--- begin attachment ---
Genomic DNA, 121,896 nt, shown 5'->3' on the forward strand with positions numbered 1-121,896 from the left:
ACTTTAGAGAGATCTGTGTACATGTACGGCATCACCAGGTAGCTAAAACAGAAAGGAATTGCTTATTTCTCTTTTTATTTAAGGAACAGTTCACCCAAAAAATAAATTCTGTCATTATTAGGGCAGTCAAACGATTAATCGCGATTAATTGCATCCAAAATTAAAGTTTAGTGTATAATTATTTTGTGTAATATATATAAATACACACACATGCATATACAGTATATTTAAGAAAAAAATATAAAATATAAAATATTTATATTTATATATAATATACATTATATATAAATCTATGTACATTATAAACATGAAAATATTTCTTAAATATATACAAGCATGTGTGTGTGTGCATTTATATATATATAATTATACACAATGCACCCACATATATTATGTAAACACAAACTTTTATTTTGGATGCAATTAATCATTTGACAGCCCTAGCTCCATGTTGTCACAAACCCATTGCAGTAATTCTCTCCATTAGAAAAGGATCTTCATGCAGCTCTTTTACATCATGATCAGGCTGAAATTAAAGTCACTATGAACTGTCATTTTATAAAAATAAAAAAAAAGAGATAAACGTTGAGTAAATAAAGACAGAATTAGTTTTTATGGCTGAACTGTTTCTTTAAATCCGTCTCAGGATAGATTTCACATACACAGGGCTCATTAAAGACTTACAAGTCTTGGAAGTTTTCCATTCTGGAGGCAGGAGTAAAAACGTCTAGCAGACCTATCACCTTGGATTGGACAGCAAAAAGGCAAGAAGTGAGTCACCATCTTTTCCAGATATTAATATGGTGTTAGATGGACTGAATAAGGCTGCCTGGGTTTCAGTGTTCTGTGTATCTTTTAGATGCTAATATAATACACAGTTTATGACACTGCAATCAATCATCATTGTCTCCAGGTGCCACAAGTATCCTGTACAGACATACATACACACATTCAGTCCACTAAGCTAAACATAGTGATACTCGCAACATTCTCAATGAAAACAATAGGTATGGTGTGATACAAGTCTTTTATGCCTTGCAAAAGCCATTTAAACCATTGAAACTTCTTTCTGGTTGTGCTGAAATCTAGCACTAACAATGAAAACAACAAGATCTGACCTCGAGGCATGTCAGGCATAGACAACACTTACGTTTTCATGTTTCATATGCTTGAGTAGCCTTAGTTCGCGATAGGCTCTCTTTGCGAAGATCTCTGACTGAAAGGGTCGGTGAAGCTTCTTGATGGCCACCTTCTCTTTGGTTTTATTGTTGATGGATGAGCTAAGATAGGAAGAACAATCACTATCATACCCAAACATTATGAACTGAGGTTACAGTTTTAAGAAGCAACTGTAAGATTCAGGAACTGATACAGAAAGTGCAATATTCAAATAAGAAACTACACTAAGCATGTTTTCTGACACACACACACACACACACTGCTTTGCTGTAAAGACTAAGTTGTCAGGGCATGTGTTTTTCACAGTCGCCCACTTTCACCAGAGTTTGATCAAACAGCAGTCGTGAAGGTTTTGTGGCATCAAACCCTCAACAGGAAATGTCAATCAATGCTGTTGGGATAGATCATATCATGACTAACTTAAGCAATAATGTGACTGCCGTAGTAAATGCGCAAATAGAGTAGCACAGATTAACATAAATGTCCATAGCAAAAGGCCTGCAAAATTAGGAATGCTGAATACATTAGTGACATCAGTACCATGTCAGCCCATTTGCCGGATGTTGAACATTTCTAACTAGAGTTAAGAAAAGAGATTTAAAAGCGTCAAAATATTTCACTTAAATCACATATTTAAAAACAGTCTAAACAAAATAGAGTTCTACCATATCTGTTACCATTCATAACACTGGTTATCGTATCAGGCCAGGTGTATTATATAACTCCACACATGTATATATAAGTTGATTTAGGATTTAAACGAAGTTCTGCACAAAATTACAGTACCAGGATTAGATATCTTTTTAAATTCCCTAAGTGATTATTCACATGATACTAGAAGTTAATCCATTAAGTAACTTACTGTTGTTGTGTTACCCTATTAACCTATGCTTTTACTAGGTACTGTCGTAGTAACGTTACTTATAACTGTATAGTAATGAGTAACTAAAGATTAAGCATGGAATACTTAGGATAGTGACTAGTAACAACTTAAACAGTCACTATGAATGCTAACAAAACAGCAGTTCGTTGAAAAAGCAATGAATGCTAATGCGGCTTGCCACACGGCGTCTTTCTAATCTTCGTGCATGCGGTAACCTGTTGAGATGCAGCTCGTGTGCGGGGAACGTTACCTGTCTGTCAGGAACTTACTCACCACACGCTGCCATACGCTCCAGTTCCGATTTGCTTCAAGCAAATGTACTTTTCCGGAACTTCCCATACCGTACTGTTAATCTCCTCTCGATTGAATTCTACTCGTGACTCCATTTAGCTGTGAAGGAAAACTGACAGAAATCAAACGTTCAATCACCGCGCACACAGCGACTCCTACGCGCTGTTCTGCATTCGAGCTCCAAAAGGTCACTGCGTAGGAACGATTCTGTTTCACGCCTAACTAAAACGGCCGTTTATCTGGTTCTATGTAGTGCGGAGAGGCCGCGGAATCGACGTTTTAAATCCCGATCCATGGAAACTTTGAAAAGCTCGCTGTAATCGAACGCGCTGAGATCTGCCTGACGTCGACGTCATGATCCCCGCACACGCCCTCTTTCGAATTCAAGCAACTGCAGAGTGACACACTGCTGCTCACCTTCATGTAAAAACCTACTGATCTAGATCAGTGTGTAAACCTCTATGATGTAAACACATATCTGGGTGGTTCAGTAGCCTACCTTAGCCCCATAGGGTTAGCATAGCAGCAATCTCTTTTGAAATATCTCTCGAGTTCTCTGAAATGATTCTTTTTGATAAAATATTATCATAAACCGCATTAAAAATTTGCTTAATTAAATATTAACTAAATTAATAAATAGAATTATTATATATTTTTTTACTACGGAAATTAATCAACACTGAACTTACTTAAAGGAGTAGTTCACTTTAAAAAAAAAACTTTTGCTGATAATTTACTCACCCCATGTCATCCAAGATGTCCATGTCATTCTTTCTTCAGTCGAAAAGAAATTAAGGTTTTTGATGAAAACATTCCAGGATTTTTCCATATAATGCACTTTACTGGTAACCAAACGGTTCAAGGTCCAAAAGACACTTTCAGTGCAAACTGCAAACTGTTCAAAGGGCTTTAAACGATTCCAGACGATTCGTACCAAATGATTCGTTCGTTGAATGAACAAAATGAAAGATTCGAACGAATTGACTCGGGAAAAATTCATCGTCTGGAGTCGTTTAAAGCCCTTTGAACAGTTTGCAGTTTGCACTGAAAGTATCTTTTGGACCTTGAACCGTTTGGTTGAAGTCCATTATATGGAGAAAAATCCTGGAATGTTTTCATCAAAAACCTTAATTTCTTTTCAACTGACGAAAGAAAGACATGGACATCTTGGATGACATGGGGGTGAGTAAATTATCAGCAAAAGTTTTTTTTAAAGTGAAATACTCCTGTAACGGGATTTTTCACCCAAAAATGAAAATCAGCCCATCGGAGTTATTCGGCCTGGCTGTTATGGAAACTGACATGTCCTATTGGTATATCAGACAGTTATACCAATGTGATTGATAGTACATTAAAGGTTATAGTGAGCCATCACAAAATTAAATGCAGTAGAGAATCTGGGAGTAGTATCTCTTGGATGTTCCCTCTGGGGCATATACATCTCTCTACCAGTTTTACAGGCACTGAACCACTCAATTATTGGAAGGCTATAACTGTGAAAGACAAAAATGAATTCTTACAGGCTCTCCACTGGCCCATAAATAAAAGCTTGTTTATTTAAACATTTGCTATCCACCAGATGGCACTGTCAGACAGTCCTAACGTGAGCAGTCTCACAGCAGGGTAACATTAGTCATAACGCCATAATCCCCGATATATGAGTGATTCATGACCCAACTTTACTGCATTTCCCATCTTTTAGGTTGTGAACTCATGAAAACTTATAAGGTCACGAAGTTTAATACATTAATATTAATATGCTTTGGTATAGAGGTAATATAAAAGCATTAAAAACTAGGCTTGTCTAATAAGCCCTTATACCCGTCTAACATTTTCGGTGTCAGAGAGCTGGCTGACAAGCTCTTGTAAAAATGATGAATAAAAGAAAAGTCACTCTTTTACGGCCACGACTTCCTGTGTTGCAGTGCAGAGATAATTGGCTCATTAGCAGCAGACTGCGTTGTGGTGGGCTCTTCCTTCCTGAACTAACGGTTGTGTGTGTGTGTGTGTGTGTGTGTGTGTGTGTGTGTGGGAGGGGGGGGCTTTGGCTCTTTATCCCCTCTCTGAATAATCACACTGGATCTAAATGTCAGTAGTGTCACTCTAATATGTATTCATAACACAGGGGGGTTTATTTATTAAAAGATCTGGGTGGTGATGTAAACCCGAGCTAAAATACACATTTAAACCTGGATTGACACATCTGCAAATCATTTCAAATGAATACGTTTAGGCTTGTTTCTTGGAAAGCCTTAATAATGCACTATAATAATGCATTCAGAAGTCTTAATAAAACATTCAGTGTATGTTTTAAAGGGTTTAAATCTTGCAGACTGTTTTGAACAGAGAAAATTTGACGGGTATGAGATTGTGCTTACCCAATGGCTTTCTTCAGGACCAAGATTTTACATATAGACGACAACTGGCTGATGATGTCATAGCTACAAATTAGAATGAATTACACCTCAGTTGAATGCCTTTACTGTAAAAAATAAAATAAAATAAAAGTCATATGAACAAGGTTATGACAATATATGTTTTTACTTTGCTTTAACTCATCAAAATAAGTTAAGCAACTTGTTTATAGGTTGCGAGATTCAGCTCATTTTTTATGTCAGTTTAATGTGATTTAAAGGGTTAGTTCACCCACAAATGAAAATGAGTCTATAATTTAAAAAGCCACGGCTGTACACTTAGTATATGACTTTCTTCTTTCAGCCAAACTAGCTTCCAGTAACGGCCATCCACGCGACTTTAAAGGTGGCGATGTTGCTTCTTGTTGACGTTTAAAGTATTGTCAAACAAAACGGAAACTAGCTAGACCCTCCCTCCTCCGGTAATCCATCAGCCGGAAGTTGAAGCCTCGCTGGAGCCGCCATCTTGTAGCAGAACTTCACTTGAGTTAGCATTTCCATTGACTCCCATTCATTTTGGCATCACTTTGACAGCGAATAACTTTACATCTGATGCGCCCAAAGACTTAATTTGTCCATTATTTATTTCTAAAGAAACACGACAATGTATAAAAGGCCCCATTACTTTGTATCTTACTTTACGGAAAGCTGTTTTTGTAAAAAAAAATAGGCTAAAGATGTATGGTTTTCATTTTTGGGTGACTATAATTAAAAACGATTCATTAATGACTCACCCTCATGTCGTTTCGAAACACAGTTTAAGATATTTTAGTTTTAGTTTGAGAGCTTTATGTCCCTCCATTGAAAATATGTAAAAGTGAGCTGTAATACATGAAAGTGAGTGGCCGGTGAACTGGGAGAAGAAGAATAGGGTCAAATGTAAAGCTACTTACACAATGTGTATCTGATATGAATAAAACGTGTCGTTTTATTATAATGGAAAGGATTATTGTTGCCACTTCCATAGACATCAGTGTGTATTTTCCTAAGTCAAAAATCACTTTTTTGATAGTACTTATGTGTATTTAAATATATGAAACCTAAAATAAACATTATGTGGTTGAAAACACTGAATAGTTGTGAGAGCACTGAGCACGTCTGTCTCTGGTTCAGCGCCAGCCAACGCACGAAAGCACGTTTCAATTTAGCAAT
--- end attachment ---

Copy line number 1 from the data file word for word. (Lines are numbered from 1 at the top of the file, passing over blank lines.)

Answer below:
Genomic DNA, 121,896 nt, shown 5'->3' on the forward strand with positions numbered 1-121,896 from the left: